Public concern about systemic racial and economic inequities and their causes has increased in the past two years—particularly in the wake of COVID-19’s devastating economic impact and the police murder of George Floyd. Solving these deeply embedded, intersecting inequities necessitates real structural change at both the federal and local levels to dismantle barriers to economic stability and wealth building, especially those faced by Black people. The racial reckoning of 2020 created some momentum toward greater economic and racial equity in America, but, as always, hoped-for progress has been thwarted.
One proposal that has stalled, despite its central place in the 2020 Democratic primary debates, is reparations. If passed, H.R. 40 would study the impact of slavery and make recommendations for reparations, but the bill, which was first introduced in 1989, has been introduced every year since and still has not been brought to the floor for a vote.
While movement has been made toward reparations—the latest being a new report from a California reparations task force—the work to repair the harm perpetrated upon Black Americans by the US government is akin to a marathon, not a sprint.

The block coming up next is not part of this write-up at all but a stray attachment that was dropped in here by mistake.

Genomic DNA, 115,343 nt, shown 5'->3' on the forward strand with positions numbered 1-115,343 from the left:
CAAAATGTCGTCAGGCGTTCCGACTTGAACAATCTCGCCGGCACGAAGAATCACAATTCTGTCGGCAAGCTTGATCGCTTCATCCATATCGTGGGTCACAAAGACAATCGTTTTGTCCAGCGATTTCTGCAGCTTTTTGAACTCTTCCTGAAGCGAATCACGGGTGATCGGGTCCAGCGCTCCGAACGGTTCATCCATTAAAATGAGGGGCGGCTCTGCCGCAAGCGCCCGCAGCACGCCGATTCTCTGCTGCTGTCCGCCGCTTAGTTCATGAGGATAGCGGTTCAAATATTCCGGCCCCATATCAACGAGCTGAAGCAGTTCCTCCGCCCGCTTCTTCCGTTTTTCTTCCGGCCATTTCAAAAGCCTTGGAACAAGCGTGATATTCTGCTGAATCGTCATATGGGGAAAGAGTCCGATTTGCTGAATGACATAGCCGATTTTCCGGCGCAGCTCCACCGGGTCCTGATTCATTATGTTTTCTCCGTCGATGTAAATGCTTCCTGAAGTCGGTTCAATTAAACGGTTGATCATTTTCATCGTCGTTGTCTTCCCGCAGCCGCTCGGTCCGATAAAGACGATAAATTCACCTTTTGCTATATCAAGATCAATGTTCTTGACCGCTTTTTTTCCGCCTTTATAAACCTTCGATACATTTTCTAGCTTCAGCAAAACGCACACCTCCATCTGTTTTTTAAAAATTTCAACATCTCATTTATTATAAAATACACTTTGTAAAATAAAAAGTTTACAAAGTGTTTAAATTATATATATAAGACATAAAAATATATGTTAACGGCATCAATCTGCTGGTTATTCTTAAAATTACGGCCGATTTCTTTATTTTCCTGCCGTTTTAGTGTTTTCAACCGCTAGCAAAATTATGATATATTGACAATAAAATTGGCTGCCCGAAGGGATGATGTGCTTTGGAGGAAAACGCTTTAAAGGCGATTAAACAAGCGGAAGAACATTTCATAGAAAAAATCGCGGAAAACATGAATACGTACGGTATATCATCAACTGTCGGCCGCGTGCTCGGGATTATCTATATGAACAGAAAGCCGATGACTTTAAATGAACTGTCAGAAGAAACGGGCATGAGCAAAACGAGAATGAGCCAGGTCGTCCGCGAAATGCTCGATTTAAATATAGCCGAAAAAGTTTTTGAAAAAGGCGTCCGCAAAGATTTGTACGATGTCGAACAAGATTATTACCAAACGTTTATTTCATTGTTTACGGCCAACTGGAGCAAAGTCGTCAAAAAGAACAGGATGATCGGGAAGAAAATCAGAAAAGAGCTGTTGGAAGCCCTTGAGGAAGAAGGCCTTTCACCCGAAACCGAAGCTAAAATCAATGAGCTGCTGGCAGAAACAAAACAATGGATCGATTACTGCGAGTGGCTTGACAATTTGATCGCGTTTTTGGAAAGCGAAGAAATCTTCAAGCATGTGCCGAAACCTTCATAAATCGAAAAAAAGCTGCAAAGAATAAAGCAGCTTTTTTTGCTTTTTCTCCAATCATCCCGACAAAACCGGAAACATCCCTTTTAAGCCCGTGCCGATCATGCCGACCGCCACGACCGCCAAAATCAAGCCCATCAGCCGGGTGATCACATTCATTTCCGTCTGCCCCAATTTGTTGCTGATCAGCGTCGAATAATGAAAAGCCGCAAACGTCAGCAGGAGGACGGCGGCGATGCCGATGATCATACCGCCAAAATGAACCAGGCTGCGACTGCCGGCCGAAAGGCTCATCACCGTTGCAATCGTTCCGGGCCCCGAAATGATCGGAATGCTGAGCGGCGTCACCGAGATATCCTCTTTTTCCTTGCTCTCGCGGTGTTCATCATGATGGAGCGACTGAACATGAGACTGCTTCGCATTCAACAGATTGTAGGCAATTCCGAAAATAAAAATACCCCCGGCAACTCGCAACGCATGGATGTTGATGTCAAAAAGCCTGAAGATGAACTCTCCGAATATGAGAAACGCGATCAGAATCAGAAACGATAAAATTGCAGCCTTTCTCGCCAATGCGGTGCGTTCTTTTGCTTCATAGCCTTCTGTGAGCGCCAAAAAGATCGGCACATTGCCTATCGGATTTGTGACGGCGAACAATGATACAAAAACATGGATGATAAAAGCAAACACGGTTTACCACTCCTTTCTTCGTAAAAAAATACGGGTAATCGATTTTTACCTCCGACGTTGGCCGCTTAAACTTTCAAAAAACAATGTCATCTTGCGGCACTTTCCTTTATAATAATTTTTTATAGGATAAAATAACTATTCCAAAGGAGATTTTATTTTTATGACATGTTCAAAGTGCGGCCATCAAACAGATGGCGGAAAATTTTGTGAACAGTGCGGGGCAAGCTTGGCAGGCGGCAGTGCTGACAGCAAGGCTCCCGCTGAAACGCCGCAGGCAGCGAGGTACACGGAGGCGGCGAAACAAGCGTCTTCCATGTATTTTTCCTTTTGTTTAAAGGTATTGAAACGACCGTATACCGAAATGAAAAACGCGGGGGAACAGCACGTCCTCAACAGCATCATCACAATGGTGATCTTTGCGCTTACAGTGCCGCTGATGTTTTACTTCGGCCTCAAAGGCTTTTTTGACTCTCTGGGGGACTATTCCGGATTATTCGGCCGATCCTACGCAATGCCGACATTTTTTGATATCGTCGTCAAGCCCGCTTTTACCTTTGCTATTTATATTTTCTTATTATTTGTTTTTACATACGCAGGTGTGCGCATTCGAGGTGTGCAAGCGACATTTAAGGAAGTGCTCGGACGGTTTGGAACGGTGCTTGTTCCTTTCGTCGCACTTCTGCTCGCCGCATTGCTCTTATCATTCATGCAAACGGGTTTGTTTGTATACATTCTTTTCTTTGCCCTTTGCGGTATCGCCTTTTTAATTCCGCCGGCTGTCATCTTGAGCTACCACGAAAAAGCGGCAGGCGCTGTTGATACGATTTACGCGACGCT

Narratives containing Manchin’s cynical view of his constituents are not new; they have always been a key player in policy making. They contribute to our understanding of the world and reinforce economic policies that repeatedly leave Black people behind. The fight for CTC expansion highlighted that sexist, anti-Black narratives impact not only Black people, but all Americans by preventing us from building systems and passing policies that allow for shared prosperity and a fairer nation.
As the Insight Center highlighted in its recent report, Still Running Up the Down Escalator—co-authored by Duke University’s Samuel DuBois Cook Center for Social Equity—these narratives contain and reproduce some of America’s most deeply held social beliefs.